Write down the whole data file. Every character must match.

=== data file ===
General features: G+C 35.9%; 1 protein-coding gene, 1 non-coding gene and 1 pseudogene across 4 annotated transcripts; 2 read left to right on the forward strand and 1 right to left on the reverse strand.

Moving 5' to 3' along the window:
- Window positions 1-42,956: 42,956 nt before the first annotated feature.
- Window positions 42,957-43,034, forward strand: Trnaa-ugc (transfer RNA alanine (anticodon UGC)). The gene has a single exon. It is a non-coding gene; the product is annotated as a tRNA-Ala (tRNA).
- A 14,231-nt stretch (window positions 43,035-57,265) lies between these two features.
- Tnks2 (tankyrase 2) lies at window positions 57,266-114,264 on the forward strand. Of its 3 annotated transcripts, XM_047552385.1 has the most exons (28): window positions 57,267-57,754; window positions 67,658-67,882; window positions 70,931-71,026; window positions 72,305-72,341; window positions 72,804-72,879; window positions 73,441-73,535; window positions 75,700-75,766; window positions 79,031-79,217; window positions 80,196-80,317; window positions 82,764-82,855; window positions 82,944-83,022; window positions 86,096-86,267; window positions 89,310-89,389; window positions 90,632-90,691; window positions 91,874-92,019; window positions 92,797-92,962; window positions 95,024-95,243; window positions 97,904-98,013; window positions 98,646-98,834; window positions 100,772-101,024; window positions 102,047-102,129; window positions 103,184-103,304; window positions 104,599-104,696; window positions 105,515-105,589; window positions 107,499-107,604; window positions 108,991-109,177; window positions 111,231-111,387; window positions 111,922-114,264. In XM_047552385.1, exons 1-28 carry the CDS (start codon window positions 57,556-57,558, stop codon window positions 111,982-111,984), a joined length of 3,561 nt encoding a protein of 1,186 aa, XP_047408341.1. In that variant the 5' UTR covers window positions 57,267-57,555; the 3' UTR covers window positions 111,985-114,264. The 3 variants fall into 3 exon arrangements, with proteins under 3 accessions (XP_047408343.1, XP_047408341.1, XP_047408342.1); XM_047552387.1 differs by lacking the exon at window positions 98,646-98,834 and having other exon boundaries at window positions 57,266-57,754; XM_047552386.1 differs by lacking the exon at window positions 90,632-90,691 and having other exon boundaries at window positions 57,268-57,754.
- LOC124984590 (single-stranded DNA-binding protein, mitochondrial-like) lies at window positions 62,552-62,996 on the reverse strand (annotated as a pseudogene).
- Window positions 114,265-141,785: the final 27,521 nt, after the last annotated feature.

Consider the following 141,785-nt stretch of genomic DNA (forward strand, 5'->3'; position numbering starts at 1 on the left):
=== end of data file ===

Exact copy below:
General features: G+C 35.9%; 1 protein-coding gene, 1 non-coding gene and 1 pseudogene across 4 annotated transcripts; 2 read left to right on the forward strand and 1 right to left on the reverse strand.

Moving 5' to 3' along the window:
- Window positions 1-42,956: 42,956 nt before the first annotated feature.
- Window positions 42,957-43,034, forward strand: Trnaa-ugc (transfer RNA alanine (anticodon UGC)). The gene has a single exon. It is a non-coding gene; the product is annotated as a tRNA-Ala (tRNA).
- A 14,231-nt stretch (window positions 43,035-57,265) lies between these two features.
- Tnks2 (tankyrase 2) lies at window positions 57,266-114,264 on the forward strand. Of its 3 annotated transcripts, XM_047552385.1 has the most exons (28): window positions 57,267-57,754; window positions 67,658-67,882; window positions 70,931-71,026; window positions 72,305-72,341; window positions 72,804-72,879; window positions 73,441-73,535; window positions 75,700-75,766; window positions 79,031-79,217; window positions 80,196-80,317; window positions 82,764-82,855; window positions 82,944-83,022; window positions 86,096-86,267; window positions 89,310-89,389; window positions 90,632-90,691; window positions 91,874-92,019; window positions 92,797-92,962; window positions 95,024-95,243; window positions 97,904-98,013; window positions 98,646-98,834; window positions 100,772-101,024; window positions 102,047-102,129; window positions 103,184-103,304; window positions 104,599-104,696; window positions 105,515-105,589; window positions 107,499-107,604; window positions 108,991-109,177; window positions 111,231-111,387; window positions 111,922-114,264. In XM_047552385.1, exons 1-28 carry the CDS (start codon window positions 57,556-57,558, stop codon window positions 111,982-111,984), a joined length of 3,561 nt encoding a protein of 1,186 aa, XP_047408341.1. In that variant the 5' UTR covers window positions 57,267-57,555; the 3' UTR covers window positions 111,985-114,264. The 3 variants fall into 3 exon arrangements, with proteins under 3 accessions (XP_047408343.1, XP_047408341.1, XP_047408342.1); XM_047552387.1 differs by lacking the exon at window positions 98,646-98,834 and having other exon boundaries at window positions 57,266-57,754; XM_047552386.1 differs by lacking the exon at window positions 90,632-90,691 and having other exon boundaries at window positions 57,268-57,754.
- LOC124984590 (single-stranded DNA-binding protein, mitochondrial-like) lies at window positions 62,552-62,996 on the reverse strand (annotated as a pseudogene).
- Window positions 114,265-141,785: the final 27,521 nt, after the last annotated feature.

Consider the following 141,785-nt stretch of genomic DNA (forward strand, 5'->3'; position numbering starts at 1 on the left):